Struck of the Rolls.- Pleaders cannot be removed except for a criminal offence, misbehaviour, or neglect of duty-Noor Ahmed, 17 W. R., 336; Sree Nath Roy (id.), 405; petition of Mahomed Manaj, 10 W. R., 332; Vamanaji Konera's case, 1 Bom., 136 ; Kishoree Lall Sircar, 14 W. R., 217 ; In re Quarry, I. L. R., 13 Alla., 93. See as to the procedure in such cases, Act XVIIÍ of 1879; Gonesh Chunder Gangooly, 13 W. R., 456 ; In the matter of Ram Kinkur Sein, 13 W. R. 67 ; Komla Kant Deghal, petitioner, 11 W. R., 127.
Purchase by. It is not expedient for a pleader to purchase the decree of his client-Goshain Jug Roop v. Chingun Lal, 2 Alla., 46; nor join with the decree-holder in purchasing the property of his client the debtor-Nundeeput vs. Shaw, 13 W. R., 209; and he is prohibited from purchasing any actionable claim falling under the jurisdiction of the Court in which he pleads-Act IV of 1882, section 136.
Attorneys and Solicitors. There is no rule which prevents an attorney from taking security from his client for the payment of costs actually due with interest thereon at a fair and reasonable rate-Monohur Doss vs. Romanauth Law, I. L. R., 3 Cal., 473; but he cannot take security for future costs-In re Forster, 2 D. F. & J., 105 ; (but quære, if this rule would apply to an attorney doing mofussil business for an attorney in the mofussil ?-Shumsoonnissa vs. Carrapiet, Boulnois, 331) ; or agree to be remunerated conditional on success-In re Attorneys' Act, 1 C. D., 573. But though where an attorney acts regularly as a vakil in Mofussil Courts he may be entitled to the same remuneration as a vakil, yet where the business done in the mofussil does not fall within the duty of a vakil he will be dealt with as an attorney-Shumsoonnissa Begum vs. Carrapiet, Boulnois, 329, 331, 337. An attorney cannot take security for costs and charge 10 per cent. commission on the amount recovered, together with 10 per cent. on the amount of his client's claim-ibid.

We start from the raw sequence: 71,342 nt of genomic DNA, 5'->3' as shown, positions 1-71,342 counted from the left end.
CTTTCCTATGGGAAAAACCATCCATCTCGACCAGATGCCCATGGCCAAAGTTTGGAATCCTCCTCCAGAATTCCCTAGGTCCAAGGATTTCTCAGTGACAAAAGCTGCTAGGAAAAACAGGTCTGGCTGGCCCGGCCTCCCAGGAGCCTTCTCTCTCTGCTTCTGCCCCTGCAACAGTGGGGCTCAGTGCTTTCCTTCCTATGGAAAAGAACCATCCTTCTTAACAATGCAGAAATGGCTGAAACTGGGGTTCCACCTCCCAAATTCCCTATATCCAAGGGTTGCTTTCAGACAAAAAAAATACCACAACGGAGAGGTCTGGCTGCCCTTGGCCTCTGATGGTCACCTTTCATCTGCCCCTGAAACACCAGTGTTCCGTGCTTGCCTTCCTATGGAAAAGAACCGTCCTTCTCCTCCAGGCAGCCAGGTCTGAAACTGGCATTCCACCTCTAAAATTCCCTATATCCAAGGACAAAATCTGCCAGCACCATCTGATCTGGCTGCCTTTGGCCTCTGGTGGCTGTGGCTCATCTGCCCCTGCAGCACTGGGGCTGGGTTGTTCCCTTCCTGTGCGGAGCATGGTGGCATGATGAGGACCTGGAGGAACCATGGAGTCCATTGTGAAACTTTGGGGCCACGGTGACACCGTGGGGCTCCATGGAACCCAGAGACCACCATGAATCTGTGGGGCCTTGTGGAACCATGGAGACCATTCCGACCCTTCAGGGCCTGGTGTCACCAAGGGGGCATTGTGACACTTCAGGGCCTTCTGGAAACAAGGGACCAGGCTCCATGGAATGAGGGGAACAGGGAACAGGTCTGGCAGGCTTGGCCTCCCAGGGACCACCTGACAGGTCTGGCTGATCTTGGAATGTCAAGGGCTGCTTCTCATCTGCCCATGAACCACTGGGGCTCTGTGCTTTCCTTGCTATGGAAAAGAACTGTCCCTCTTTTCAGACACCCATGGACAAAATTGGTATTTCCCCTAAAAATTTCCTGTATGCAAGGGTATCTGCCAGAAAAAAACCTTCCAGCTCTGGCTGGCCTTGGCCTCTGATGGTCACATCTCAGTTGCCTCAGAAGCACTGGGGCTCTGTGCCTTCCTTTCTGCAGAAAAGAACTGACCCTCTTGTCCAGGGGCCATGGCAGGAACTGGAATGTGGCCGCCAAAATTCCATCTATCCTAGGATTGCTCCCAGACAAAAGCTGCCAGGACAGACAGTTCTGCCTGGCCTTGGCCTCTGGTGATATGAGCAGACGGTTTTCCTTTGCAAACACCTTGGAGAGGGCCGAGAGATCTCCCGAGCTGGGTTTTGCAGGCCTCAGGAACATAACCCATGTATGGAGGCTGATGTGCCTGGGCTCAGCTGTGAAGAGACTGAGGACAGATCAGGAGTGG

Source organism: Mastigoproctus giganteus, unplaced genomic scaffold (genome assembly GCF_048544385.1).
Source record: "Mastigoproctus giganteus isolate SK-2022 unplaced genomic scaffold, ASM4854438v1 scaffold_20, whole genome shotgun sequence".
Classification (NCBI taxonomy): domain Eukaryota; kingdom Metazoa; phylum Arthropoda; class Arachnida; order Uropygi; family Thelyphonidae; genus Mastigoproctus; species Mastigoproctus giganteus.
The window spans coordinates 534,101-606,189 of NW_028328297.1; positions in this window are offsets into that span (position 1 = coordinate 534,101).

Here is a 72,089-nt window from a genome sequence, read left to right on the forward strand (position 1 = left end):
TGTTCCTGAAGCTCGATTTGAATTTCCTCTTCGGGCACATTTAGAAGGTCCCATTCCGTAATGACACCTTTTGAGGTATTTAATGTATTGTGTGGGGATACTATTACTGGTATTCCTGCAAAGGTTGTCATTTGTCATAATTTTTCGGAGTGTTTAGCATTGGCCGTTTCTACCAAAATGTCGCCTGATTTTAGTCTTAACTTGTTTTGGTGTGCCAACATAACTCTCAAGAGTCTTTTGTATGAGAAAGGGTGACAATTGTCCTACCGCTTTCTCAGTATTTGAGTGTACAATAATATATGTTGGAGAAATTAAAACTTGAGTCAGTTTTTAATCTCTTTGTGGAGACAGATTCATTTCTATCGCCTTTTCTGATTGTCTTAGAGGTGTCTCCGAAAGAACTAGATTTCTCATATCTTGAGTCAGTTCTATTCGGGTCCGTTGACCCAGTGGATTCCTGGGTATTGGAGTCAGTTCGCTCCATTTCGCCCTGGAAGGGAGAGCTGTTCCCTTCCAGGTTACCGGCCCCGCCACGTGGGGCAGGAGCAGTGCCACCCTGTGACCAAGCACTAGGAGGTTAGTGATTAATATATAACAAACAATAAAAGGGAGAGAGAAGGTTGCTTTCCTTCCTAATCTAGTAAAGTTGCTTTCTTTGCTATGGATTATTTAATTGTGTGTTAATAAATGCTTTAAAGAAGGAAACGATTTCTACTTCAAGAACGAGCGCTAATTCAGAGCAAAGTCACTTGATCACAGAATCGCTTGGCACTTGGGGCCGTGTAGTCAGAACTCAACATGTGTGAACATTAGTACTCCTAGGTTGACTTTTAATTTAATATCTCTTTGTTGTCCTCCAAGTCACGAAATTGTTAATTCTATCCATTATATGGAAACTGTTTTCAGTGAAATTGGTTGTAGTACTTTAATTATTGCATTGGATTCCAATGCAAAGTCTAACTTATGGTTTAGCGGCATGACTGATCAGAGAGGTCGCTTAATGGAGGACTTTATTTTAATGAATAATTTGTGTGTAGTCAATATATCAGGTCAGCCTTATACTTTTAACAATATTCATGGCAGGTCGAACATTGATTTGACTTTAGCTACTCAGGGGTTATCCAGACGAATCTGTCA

Bind Client.--He has no power to compromise a suit after judgment, and his authority only extends to doing his best for the purpose of obtaining the fruits of the judgment for his client-Lovegrove vs. White, L. R., 6 C. P., 440 ; but see Butler vs. Knight, L. R., 2 Exch., 109 ; Lady De La Pole vs. Dick, 29 C.D., 351 ; Hester vs. Hester, 34 C. D., 607, p. 616.
Lien-A solicitor has the same lien on translations as on other documents, and cannot be compelled to produce them when discharged by his client unless on terms which will secure him from fraud-Bai Kesserbai vs. Narranji, I. L. R., 4 Bom., 353. If, in effecting a mortgage of his client's property, he also acts as solicitor for the mortgage, he cannot claim, as against the latter, a lien on the title-deeds or mortage deeds for costs due by the mortgagor-In re Mason and Taylor, 10 C. D., 729; Sheffield vs. Eden, 10 C. D., 291 ; In re Snell, 6 C. D., 105. In England the Courts will make an order to change a solicitor withont making any provision for payment of his costs --Grant vs. Holland, 3 C. P. D., 190 ; it is not certain that this rule would be followed in India--Ghose vs. Ghose, Boulnois, 340. Where several defendants who have paid money into Court appear by one attorney, they can join and make one application for the payment of it out of Court-Queen vs. Kurballi Mahomed, Fulton, 328. An attorney who discharges himself from his client's service